Language Lessons: Power Factor

Sometimes it seems those that live in the world of competitive shooting speak an entirely different language (and maybe wear stuff that looks like NASCAR jerseys). So today we’ll be breaking down a term that’s very specific to gun gaming that you may only be vaguely aware of if you don’t compete. No, this is not a “because they don’t make a .46!!” piece. Mad Duo


Term: Power Factor

Relates to: Competitive shooting

Category: Shooting Terminology

Application(s) of Use: Most commonly in USPSA and IDPA style matches but it also applies to several other shooting sports.

Photo by Jeffrey Heyde

Definition: Power Factor (PF) is a measurement used in competitive shooting to maintain a fair playing field. The equation to determine Power Factor is:

Bullet Weight (in grains) X Velocity (in feet per second) = Power Factor


An example of common 115grn. 9mm ammunition is:

115 X 1200 = 138PF


An example of common 230grn. .45 ammunition is:

230 X 800 = 184PF


Why it Matters: This is the most common way of ensuring that everyone is “playing fair”. If there were no Power Factor then competitors would reload their ammunition as light as possible. The advantage being diminished recoil, which would allow them to shoot faster with more controlled hits. The minimum Power Factor in most pistol sports is around 125PF. This allows most guns to be loaded with common factory ammunition and still be competitive. The hand loaders can and will still tune to the best advantage, however it will not be nearly as significant as if there were no PF rules.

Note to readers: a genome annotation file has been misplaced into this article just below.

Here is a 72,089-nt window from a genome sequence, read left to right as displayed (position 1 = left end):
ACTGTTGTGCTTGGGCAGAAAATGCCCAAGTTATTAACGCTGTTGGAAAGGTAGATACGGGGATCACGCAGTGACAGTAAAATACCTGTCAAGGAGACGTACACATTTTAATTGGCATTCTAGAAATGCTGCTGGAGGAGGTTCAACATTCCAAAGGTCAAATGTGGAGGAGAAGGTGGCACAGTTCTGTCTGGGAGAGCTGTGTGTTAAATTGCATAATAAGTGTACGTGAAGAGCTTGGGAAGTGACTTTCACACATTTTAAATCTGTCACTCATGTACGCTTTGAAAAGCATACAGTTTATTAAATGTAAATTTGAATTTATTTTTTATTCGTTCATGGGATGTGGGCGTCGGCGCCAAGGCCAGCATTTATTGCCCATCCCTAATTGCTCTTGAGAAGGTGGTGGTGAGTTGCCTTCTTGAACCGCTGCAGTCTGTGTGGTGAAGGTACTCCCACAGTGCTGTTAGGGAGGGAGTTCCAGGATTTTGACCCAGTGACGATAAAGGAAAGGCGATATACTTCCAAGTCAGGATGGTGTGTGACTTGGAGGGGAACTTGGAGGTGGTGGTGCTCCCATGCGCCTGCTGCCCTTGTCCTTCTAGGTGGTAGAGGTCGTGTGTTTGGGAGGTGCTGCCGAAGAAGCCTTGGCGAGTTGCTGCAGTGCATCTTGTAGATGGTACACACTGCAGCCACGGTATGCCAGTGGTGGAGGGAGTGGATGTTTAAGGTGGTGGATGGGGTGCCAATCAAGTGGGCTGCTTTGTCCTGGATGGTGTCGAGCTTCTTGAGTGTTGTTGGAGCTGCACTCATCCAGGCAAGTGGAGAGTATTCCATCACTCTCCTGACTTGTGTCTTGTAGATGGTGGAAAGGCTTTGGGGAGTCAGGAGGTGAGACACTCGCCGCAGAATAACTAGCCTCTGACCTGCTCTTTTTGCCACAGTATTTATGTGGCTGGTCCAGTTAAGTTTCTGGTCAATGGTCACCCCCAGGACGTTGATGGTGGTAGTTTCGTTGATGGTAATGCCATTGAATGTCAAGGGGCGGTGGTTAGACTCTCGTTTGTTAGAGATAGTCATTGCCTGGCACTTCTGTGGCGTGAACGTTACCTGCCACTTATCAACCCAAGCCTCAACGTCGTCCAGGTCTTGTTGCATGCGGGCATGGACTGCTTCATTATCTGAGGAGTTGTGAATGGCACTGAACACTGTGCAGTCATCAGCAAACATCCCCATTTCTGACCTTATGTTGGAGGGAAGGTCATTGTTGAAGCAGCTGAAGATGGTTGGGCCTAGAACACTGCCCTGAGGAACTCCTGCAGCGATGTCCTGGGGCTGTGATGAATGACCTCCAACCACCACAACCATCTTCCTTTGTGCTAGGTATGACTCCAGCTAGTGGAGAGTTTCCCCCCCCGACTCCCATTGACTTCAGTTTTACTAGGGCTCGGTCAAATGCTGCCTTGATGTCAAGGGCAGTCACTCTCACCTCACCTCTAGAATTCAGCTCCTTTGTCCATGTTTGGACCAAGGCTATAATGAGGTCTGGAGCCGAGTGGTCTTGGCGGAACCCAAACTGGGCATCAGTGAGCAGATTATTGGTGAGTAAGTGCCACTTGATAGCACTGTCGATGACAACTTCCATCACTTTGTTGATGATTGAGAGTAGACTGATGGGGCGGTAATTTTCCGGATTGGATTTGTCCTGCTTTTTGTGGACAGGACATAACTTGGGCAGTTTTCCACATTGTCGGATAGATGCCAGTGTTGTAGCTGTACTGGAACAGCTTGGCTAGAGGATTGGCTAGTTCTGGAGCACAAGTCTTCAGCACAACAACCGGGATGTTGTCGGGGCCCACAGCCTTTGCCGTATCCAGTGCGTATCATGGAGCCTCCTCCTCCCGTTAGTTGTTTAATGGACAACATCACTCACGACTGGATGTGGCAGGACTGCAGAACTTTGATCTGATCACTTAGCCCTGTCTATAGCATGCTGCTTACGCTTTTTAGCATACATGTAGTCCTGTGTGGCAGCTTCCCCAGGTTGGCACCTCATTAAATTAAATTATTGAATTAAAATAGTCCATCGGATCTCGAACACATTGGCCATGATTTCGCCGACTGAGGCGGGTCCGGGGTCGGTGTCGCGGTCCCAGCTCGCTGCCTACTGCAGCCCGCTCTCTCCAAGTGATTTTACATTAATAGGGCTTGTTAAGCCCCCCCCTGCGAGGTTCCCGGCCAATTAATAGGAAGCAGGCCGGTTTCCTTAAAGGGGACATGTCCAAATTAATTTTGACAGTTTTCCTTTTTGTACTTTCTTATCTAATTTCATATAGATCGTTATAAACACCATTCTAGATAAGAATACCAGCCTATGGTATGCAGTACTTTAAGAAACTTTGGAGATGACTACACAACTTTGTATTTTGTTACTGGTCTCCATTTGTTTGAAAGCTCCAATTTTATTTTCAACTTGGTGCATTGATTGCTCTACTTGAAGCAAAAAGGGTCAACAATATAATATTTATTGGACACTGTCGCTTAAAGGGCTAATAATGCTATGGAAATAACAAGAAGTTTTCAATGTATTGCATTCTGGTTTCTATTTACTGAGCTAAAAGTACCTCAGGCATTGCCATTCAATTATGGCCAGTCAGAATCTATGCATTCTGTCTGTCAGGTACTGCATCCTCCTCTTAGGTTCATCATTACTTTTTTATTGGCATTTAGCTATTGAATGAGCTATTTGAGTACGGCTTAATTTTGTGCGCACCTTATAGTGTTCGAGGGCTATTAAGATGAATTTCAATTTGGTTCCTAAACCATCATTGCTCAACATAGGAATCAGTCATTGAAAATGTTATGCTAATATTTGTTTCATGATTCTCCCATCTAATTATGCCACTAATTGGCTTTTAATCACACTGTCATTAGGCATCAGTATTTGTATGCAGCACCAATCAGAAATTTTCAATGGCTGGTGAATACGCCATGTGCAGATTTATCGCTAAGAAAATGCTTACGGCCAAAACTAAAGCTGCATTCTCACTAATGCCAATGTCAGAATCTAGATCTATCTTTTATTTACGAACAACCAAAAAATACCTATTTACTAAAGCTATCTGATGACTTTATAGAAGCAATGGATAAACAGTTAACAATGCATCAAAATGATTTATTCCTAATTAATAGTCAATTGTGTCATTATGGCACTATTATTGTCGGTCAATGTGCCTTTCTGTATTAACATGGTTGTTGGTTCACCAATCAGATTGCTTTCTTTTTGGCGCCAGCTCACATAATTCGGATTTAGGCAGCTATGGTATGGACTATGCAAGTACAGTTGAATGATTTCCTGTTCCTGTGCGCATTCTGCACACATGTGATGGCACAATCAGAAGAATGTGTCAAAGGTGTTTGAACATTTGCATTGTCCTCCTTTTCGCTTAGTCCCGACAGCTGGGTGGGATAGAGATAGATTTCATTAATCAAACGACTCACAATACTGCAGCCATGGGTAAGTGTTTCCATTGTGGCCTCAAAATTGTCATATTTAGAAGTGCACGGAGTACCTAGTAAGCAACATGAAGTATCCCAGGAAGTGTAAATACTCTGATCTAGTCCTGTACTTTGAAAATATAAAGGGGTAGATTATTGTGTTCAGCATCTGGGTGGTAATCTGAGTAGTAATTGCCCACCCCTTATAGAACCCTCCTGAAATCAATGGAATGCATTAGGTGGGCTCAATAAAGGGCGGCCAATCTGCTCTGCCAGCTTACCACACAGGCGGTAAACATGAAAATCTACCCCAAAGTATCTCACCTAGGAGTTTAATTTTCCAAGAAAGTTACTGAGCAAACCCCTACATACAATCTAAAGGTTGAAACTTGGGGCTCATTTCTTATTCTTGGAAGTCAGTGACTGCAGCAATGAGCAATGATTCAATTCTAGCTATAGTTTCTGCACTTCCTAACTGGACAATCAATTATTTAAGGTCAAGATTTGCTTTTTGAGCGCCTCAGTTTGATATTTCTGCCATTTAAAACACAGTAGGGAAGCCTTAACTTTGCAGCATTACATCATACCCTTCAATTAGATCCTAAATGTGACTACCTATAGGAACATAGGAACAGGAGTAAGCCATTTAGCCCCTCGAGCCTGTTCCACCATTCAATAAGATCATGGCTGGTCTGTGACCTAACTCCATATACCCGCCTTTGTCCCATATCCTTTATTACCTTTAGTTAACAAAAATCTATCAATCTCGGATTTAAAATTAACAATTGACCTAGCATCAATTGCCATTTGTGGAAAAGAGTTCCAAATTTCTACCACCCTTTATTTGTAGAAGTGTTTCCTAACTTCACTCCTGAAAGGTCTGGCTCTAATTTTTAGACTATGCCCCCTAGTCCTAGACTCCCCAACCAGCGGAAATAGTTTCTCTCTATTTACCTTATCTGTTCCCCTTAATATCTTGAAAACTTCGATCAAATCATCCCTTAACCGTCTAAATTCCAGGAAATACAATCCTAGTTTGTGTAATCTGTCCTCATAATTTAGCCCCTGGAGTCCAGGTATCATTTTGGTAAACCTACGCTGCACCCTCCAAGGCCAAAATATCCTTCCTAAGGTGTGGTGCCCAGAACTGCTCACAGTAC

In USPSA if you shoot a 165PF in some divisions you will be scored as “Major Power Factor” giving you more points per hit vs “Minor Power Factor” which is 125PF. The thought is that the person shooting a more powerful pistol has a tougher time keeping it on target and managing recoil and therefore should be rewarded. In IDPA they use PF as a minimum number for a given division but it has no effect on scoring. Someone reloading specifically for competition will usually work up a load that both cycles the gun and runs close to the minimum of a desired division for the greatest advantage.

Photo by Jeffrey Heyde

Into the Weeds: How do they actually figure this out?

Most competitions will pull 8-10 rounds from a competitor within the first couple of stages they shoot and take them to the chronograph shack. Then the official will pull the projectile of one of the rounds, weigh it, and then shoot five rounds over a chronograph to get an average speed. They do the math and see if the competitor is using ammo within the PF limits of the division they’re shooting. If the ammunition is deemed too light, they will follow the rules of the sport for the protest. Generally the shooter will either be called over to fire the remaining rounds through their own pistol. Or, pull the last bullet to see if that projectile is a little heavier thus giving him/her the extra little bit of Power Factor they need to make the math work in their favor.

In Summary, Power Factor is generally useless to most shooters and it has no viable equivalent when it comes to defensive ammunition–no matter what the guy at the gun shop said. It is just a quick, rudimentary way to estimate the differences in power of various types of ammunition for competitive shooting.


Mad Duo, Breach-Bang& CLEAR!

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One thought on “Language Lessons: Power Factor

  • August 19, 2016 at 4:04 pm

    A lesser known aspect of this is the “Heavy Metal” class in 3-gun. I can shoot 12 gauge, .45 and 308 and all I need is a hit anywhere on a silhouette to score a hit, as opposed to Head or Center Mass. I like it because it’s actually cheaper to shoot a match, and the steel targets really go down when you hit em.


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